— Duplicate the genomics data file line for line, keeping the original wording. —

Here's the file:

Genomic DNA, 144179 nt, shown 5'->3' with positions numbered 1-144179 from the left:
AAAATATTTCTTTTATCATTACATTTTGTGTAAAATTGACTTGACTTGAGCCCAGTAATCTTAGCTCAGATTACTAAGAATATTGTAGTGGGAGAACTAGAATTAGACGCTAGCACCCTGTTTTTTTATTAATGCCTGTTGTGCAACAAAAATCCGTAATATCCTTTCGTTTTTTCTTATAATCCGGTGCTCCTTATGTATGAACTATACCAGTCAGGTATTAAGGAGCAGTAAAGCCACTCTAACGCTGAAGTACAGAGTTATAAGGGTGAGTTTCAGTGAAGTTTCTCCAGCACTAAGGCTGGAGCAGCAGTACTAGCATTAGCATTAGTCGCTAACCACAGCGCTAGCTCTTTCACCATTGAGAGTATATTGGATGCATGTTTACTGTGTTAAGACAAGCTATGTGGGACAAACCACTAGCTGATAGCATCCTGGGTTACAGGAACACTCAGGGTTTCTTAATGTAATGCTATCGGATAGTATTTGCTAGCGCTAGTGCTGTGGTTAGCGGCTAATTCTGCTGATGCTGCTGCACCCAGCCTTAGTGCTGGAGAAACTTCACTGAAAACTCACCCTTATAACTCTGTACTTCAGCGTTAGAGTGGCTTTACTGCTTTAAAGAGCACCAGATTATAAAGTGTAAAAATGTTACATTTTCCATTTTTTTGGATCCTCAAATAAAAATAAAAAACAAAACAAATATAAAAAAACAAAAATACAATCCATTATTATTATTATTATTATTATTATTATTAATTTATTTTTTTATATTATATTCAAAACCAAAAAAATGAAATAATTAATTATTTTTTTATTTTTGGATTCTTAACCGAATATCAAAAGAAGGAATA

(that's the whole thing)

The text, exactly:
Genomic DNA, 144179 nt, shown 5'->3' with positions numbered 1-144179 from the left:
AAAATATTTCTTTTATCATTACATTTTGTGTAAAATTGACTTGACTTGAGCCCAGTAATCTTAGCTCAGATTACTAAGAATATTGTAGTGGGAGAACTAGAATTAGACGCTAGCACCCTGTTTTTTTATTAATGCCTGTTGTGCAACAAAAATCCGTAATATCCTTTCGTTTTTTCTTATAATCCGGTGCTCCTTATGTATGAACTATACCAGTCAGGTATTAAGGAGCAGTAAAGCCACTCTAACGCTGAAGTACAGAGTTATAAGGGTGAGTTTCAGTGAAGTTTCTCCAGCACTAAGGCTGGAGCAGCAGTACTAGCATTAGCATTAGTCGCTAACCACAGCGCTAGCTCTTTCACCATTGAGAGTATATTGGATGCATGTTTACTGTGTTAAGACAAGCTATGTGGGACAAACCACTAGCTGATAGCATCCTGGGTTACAGGAACACTCAGGGTTTCTTAATGTAATGCTATCGGATAGTATTTGCTAGCGCTAGTGCTGTGGTTAGCGGCTAATTCTGCTGATGCTGCTGCACCCAGCCTTAGTGCTGGAGAAACTTCACTGAAAACTCACCCTTATAACTCTGTACTTCAGCGTTAGAGTGGCTTTACTGCTTTAAAGAGCACCAGATTATAAAGTGTAAAAATGTTACATTTTCCATTTTTTTGGATCCTCAAATAAAAATAAAAAACAAAACAAATATAAAAAAACAAAAATACAATCCATTATTATTATTATTATTATTATTATTATTAATTTATTTTTTTATATTATATTCAAAACCAAAAAAATGAAATAATTAATTATTTTTTTATTTTTGGATTCTTAACCGAATATCAAAAGAAGGAATA